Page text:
Border police seized 20,000 apparently illegal avocados at the Panama border on Thursday afternoon, the latest in the ongoing avocado saga that began when Costa Rica banned Mexican imports a year ago.
A tip alerted border police at the Kilometer 35 checkpoint near Golfito, Puntarenas, that the guacamole-to-be entered Costa Rica illegally from Panama, according to a statement from the Public Security Ministry. Border Police Chief Allan Obando said the value of the shipment was “several million” colones, or several thousand U.S. dollars.
Think twice before you assume the police broke out tortilla chips: the Agriculture Ministry ordered the avocados destroyed, citing public health concerns. The ministry said the avocados could be contaminated with a plant disease or virus, like sunblotch, a topic that has divided the government and legal avocado importers.
News of the seizure comes nearly a year to the day after Costa Rica’s phytosanitary service banned avocados from Mexico and eight other countries in an attempt to protect domestic growers from the sunblotch virus. Importers have decried the move as unnecessary and said it is artificially driving up prices.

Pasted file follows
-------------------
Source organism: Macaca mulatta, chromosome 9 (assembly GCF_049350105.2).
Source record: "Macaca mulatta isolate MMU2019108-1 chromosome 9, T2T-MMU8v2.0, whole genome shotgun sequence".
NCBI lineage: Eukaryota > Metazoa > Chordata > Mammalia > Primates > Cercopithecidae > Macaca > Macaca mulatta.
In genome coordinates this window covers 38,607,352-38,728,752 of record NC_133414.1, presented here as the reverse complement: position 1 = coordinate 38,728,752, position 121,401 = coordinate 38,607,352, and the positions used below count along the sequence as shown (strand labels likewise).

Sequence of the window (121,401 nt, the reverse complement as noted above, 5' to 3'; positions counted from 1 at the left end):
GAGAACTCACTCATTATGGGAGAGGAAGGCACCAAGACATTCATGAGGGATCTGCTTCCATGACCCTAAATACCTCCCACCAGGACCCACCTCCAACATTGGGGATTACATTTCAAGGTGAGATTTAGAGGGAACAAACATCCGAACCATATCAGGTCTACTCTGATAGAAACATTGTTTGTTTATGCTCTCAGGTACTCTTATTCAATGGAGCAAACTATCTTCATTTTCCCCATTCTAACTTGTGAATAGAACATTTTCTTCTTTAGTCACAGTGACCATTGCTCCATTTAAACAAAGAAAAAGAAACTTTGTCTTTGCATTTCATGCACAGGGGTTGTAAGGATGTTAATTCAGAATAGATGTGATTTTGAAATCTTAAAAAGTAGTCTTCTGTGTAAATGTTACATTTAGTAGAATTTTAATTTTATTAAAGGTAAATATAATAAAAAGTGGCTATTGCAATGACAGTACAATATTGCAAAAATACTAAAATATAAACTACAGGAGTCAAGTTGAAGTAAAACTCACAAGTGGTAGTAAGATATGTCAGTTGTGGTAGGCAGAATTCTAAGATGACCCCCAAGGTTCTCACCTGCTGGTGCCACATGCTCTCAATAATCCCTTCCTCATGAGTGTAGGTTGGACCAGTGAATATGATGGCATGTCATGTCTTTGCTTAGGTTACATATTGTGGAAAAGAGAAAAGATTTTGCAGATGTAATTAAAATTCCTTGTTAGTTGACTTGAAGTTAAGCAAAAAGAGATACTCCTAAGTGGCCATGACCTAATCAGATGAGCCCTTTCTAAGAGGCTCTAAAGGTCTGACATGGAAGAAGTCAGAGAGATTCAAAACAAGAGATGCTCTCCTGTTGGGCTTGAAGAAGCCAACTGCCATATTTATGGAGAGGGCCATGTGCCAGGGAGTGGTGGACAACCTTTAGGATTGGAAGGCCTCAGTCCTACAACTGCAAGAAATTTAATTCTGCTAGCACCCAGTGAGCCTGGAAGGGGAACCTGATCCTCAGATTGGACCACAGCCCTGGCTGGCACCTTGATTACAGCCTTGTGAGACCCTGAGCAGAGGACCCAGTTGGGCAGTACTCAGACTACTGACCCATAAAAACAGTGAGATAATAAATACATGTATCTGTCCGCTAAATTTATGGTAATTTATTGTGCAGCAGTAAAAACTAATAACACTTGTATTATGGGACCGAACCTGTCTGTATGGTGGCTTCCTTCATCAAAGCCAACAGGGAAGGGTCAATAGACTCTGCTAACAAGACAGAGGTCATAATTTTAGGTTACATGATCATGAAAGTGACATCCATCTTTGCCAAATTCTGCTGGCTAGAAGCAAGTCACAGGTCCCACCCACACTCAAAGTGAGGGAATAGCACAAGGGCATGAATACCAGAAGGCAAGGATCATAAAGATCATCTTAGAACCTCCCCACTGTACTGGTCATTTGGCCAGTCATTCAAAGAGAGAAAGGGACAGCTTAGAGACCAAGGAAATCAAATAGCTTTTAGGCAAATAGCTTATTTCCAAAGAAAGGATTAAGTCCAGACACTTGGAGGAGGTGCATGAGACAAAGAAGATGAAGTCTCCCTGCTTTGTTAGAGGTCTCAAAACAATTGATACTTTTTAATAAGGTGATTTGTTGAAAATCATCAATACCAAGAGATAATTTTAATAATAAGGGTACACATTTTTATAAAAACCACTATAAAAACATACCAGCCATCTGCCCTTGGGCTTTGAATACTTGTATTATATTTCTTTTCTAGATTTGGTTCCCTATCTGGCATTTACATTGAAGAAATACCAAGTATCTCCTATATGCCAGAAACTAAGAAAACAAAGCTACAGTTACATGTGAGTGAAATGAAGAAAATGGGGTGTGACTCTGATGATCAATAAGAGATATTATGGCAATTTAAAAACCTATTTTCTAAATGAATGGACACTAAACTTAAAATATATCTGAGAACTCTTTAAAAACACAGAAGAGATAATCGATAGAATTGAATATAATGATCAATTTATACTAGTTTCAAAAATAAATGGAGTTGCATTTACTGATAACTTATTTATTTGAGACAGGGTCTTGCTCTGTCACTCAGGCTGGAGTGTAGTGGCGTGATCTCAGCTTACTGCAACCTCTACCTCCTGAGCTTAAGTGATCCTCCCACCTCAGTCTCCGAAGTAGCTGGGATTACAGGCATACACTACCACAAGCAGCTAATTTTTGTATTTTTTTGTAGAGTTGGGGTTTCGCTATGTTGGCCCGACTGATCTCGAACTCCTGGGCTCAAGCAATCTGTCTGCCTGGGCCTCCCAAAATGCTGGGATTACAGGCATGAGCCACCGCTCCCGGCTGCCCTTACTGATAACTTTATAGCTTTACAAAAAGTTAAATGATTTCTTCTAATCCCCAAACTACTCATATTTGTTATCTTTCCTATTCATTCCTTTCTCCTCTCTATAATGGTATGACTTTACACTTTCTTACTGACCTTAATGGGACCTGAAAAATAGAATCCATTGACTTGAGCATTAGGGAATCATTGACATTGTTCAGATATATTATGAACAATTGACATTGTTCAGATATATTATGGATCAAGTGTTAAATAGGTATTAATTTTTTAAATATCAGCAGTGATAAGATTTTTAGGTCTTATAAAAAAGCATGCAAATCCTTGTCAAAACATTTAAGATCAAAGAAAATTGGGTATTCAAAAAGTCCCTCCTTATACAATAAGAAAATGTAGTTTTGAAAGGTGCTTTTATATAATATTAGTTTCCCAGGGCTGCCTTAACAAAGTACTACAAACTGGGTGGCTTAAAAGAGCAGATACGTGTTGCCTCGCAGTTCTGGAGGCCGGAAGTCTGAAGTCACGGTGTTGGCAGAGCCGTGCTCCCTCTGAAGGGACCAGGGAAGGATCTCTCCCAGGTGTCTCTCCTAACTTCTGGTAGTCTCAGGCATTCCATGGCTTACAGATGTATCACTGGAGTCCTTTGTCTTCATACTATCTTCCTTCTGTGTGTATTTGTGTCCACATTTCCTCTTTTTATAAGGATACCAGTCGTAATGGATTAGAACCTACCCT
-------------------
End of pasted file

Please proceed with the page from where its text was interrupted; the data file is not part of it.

Randall Benavides, president of the Chamber of Perishable Goods Exporters and Importers, told The Tico Times last week that the ban has caused the price of avocados to rise as much as 87 percent above what the fruit cost this time last year. The government’s National Production Council estimates a lower, though still astronomical increase: 47 percent.
Benavides said his organization has denounced the appearance of contraband avocados at Costa Rican farmers markets. It appears avocados have joined liquor and cigarettes among the valuable goods smugglers move across the border.